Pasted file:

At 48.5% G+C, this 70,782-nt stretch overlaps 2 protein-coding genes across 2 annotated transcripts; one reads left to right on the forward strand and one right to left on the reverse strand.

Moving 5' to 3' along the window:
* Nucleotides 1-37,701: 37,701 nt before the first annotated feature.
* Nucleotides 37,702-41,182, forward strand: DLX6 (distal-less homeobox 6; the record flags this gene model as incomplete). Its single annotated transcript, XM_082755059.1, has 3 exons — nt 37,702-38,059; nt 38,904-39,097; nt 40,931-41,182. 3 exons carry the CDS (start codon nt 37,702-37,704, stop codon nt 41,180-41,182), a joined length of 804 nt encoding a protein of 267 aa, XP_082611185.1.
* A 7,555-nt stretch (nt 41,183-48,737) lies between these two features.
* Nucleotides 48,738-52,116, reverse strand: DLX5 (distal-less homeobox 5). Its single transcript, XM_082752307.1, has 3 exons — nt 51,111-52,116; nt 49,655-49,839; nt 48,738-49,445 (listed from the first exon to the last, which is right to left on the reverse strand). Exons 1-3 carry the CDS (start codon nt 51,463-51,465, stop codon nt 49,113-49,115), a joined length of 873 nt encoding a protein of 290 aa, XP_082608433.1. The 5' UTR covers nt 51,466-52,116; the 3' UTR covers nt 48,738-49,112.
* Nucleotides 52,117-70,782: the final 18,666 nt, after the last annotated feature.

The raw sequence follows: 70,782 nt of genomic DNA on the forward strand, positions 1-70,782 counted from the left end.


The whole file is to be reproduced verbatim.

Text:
At 48.5% G+C, this 70,782-nt stretch overlaps 2 protein-coding genes across 2 annotated transcripts; one reads left to right on the forward strand and one right to left on the reverse strand.

Moving 5' to 3' along the window:
* Nucleotides 1-37,701: 37,701 nt before the first annotated feature.
* Nucleotides 37,702-41,182, forward strand: DLX6 (distal-less homeobox 6; the record flags this gene model as incomplete). Its single annotated transcript, XM_082755059.1, has 3 exons — nt 37,702-38,059; nt 38,904-39,097; nt 40,931-41,182. 3 exons carry the CDS (start codon nt 37,702-37,704, stop codon nt 41,180-41,182), a joined length of 804 nt encoding a protein of 267 aa, XP_082611185.1.
* A 7,555-nt stretch (nt 41,183-48,737) lies between these two features.
* Nucleotides 48,738-52,116, reverse strand: DLX5 (distal-less homeobox 5). Its single transcript, XM_082752307.1, has 3 exons — nt 51,111-52,116; nt 49,655-49,839; nt 48,738-49,445 (listed from the first exon to the last, which is right to left on the reverse strand). Exons 1-3 carry the CDS (start codon nt 51,463-51,465, stop codon nt 49,113-49,115), a joined length of 873 nt encoding a protein of 290 aa, XP_082608433.1. The 5' UTR covers nt 51,466-52,116; the 3' UTR covers nt 48,738-49,112.
* Nucleotides 52,117-70,782: the final 18,666 nt, after the last annotated feature.

The raw sequence follows: 70,782 nt of genomic DNA on the forward strand, positions 1-70,782 counted from the left end.